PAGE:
You know you’ve arrived at a godfather level in your sphere of influence when you can release eight albums in the space of five weeks. PC Music overlord A. G. Cook, who seems to be the nexus connecting so much that is hip in popular music in 2020, only just released his 159-minute septuple opus 7G in August, but here in September comes another totally new body of work in Apple.
According to Cook, this record is his tribute to “pure, classic songwriting”, and whilst it is mildly galling to watch someone move from any one spot on the music map to another with such cavalier abandon, sprinkling his alchemical reinvention dust each time as he goes, there is plenty here to support his assertion. There are tracks such as the brilliant opener ‘Oh Yeah’, with its ‘Free Fallin’’ guitar strum, that are straight-ahead melodic compositions, where the hyperpop playground-from-hell antics are dialled back to a minimum. And yet there are also tracks like ‘The Darkness’ and ‘Beautiful Superstar’, which show similar restraint, but with the spotlight so focused on their songwriting core, seem a little underbaked. In post-modern pop deconstructionist terms, ‘Video Killed the Radio Star’ they ain’t.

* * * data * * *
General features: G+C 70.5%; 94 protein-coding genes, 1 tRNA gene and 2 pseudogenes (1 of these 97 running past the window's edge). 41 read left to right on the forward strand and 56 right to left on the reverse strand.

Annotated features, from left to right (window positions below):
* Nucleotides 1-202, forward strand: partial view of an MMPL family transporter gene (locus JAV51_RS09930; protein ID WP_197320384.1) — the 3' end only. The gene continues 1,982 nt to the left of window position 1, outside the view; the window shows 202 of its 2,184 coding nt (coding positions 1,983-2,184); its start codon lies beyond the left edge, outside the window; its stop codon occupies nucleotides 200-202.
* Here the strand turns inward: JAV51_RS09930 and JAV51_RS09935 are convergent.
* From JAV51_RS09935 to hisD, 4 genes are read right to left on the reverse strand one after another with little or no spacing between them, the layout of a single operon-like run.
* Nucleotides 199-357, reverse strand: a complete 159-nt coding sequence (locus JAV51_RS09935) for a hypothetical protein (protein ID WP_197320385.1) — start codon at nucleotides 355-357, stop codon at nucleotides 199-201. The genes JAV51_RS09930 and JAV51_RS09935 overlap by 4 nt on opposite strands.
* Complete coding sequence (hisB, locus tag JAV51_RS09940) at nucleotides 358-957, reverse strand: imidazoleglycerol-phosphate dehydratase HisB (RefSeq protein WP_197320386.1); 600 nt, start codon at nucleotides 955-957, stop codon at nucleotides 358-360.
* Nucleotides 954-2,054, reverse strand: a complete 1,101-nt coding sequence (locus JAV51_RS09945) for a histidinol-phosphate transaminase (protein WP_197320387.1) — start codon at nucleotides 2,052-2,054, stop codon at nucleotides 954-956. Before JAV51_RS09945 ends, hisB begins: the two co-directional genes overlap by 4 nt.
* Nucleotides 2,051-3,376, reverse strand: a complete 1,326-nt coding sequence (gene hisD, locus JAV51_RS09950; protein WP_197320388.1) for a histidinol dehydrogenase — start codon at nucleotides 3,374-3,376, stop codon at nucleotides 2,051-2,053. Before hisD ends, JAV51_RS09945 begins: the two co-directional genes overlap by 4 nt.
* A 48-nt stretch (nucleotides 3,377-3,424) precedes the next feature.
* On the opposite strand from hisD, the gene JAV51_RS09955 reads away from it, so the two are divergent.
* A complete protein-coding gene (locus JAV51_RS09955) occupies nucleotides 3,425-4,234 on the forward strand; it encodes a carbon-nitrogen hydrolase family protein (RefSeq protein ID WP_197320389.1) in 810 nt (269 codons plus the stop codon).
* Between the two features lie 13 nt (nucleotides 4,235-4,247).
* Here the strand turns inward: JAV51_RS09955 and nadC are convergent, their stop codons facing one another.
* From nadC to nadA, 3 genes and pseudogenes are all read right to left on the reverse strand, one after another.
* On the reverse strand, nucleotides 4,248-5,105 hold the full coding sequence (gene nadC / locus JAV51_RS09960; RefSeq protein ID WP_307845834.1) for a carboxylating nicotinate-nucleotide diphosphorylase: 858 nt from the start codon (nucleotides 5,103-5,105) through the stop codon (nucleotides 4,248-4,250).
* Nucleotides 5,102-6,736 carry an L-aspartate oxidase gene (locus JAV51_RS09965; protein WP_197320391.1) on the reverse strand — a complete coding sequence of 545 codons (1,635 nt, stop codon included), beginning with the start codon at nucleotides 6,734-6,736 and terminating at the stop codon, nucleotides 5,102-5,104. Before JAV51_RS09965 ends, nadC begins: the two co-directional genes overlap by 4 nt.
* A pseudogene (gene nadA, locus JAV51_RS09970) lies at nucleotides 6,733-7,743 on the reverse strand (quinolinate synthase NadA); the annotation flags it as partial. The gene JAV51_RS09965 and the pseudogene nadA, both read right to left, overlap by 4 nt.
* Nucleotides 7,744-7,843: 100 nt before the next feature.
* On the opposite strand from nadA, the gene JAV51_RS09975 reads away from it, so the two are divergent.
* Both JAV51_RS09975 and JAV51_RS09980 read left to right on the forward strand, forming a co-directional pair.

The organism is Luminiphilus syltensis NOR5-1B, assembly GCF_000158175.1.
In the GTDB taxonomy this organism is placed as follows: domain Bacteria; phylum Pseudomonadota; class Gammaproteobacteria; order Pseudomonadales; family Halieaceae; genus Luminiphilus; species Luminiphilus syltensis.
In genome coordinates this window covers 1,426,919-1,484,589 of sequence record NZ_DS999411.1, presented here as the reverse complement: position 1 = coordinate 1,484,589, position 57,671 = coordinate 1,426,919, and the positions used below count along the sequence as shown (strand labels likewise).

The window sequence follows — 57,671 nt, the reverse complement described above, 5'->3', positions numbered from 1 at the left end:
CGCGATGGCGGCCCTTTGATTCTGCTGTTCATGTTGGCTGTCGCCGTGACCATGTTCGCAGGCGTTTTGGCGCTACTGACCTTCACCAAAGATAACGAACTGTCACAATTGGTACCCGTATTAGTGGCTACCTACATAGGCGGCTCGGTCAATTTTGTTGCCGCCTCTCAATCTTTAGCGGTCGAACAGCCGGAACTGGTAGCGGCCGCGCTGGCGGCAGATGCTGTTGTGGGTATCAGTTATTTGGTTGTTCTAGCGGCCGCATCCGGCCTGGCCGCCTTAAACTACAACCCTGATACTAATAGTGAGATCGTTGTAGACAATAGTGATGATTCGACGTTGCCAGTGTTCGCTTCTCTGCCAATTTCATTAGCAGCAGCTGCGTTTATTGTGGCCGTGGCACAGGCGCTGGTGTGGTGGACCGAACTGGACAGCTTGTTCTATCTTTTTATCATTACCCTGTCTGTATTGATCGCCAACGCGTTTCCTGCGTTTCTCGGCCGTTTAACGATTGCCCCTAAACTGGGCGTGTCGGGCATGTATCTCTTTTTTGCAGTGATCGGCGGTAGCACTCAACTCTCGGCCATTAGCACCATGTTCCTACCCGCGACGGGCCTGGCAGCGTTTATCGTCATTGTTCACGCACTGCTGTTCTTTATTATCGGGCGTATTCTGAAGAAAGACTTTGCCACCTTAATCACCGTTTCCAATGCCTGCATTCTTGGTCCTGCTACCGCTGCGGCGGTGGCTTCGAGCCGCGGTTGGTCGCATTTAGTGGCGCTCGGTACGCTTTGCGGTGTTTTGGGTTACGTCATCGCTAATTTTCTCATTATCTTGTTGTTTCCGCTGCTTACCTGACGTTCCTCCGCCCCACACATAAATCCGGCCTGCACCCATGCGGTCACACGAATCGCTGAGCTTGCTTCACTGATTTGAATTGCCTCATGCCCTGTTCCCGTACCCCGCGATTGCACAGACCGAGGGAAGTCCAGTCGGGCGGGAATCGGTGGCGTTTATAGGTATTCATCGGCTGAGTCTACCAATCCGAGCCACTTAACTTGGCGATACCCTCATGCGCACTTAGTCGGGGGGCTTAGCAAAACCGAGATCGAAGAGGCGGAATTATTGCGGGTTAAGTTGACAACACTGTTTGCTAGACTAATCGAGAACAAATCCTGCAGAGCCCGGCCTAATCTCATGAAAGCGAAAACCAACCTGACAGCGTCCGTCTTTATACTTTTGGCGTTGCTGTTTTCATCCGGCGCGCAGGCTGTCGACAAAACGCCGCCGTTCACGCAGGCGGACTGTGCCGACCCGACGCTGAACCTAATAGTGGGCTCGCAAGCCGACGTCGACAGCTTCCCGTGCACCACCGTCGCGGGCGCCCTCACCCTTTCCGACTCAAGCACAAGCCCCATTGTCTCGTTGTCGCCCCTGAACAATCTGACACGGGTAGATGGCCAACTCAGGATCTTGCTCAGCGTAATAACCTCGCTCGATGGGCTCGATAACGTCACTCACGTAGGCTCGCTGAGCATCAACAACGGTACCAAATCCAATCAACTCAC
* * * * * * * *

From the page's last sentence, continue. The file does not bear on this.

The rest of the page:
Apple’s best moments are actually when Cook lets his natural instinct to distort and subvert run free. The manic strobing synths of ‘Xxoplex’ are blisteringly exciting, the chipped jungle beat giving in to surreal baroque choral voices for fleeting respite before Cook sets it ablaze again. The screeching intro of ‘Airhead’ eventually subsides to let a thin, falsetto vocal take the lead, Cook synthesising poignancy out of something dripping in real, organic pain. The fusion of writing and studio play is best encapsulated on ‘Haunted’, where a plaintive, folksy guitar line and wordless, heartfelt vocal are slowly mangled and warped, without ever disrupting the message. Cook is clearly a master of sonic manipulation, but at times Apple proves that the old-fangled classical skills aren’t beyond him either.
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